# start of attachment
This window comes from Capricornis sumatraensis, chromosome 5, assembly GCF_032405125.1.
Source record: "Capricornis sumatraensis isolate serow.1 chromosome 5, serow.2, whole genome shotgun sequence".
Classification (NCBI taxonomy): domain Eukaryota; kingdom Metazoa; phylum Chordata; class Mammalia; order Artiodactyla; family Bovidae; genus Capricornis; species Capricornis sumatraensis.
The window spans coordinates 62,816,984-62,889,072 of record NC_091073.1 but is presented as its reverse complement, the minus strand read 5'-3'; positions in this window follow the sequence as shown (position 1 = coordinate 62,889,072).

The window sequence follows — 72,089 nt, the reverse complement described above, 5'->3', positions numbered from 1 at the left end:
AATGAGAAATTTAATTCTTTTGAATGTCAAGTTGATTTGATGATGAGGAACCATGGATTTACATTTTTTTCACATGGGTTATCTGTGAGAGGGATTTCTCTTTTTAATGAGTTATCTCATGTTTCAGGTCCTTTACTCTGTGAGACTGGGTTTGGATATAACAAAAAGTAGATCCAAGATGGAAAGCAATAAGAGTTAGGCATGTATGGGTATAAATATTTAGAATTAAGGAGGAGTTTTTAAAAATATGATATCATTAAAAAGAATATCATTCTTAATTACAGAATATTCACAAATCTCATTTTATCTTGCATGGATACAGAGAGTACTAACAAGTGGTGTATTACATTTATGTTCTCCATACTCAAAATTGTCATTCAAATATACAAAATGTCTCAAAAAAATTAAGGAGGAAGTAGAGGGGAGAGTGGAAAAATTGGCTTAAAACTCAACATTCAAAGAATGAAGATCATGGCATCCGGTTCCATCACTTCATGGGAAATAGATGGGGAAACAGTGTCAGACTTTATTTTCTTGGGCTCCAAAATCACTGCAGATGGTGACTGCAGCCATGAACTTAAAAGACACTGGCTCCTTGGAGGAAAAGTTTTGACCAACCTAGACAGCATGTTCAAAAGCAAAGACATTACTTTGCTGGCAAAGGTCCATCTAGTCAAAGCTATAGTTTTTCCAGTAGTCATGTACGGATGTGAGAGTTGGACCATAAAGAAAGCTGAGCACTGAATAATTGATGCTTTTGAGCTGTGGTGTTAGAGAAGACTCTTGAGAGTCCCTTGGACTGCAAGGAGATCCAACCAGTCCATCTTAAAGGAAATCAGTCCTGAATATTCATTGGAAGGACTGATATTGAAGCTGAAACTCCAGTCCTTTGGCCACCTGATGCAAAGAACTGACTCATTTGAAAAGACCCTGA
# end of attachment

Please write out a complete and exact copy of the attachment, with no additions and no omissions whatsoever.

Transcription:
This window comes from Capricornis sumatraensis, chromosome 5, assembly GCF_032405125.1.
Source record: "Capricornis sumatraensis isolate serow.1 chromosome 5, serow.2, whole genome shotgun sequence".
Classification (NCBI taxonomy): domain Eukaryota; kingdom Metazoa; phylum Chordata; class Mammalia; order Artiodactyla; family Bovidae; genus Capricornis; species Capricornis sumatraensis.
The window spans coordinates 62,816,984-62,889,072 of record NC_091073.1 but is presented as its reverse complement, the minus strand read 5'-3'; positions in this window follow the sequence as shown (position 1 = coordinate 62,889,072).

The window sequence follows — 72,089 nt, the reverse complement described above, 5'->3', positions numbered from 1 at the left end:
AATGAGAAATTTAATTCTTTTGAATGTCAAGTTGATTTGATGATGAGGAACCATGGATTTACATTTTTTTCACATGGGTTATCTGTGAGAGGGATTTCTCTTTTTAATGAGTTATCTCATGTTTCAGGTCCTTTACTCTGTGAGACTGGGTTTGGATATAACAAAAAGTAGATCCAAGATGGAAAGCAATAAGAGTTAGGCATGTATGGGTATAAATATTTAGAATTAAGGAGGAGTTTTTAAAAATATGATATCATTAAAAAGAATATCATTCTTAATTACAGAATATTCACAAATCTCATTTTATCTTGCATGGATACAGAGAGTACTAACAAGTGGTGTATTACATTTATGTTCTCCATACTCAAAATTGTCATTCAAATATACAAAATGTCTCAAAAAAATTAAGGAGGAAGTAGAGGGGAGAGTGGAAAAATTGGCTTAAAACTCAACATTCAAAGAATGAAGATCATGGCATCCGGTTCCATCACTTCATGGGAAATAGATGGGGAAACAGTGTCAGACTTTATTTTCTTGGGCTCCAAAATCACTGCAGATGGTGACTGCAGCCATGAACTTAAAAGACACTGGCTCCTTGGAGGAAAAGTTTTGACCAACCTAGACAGCATGTTCAAAAGCAAAGACATTACTTTGCTGGCAAAGGTCCATCTAGTCAAAGCTATAGTTTTTCCAGTAGTCATGTACGGATGTGAGAGTTGGACCATAAAGAAAGCTGAGCACTGAATAATTGATGCTTTTGAGCTGTGGTGTTAGAGAAGACTCTTGAGAGTCCCTTGGACTGCAAGGAGATCCAACCAGTCCATCTTAAAGGAAATCAGTCCTGAATATTCATTGGAAGGACTGATATTGAAGCTGAAACTCCAGTCCTTTGGCCACCTGATGCAAAGAACTGACTCATTTGAAAAGACCCTGA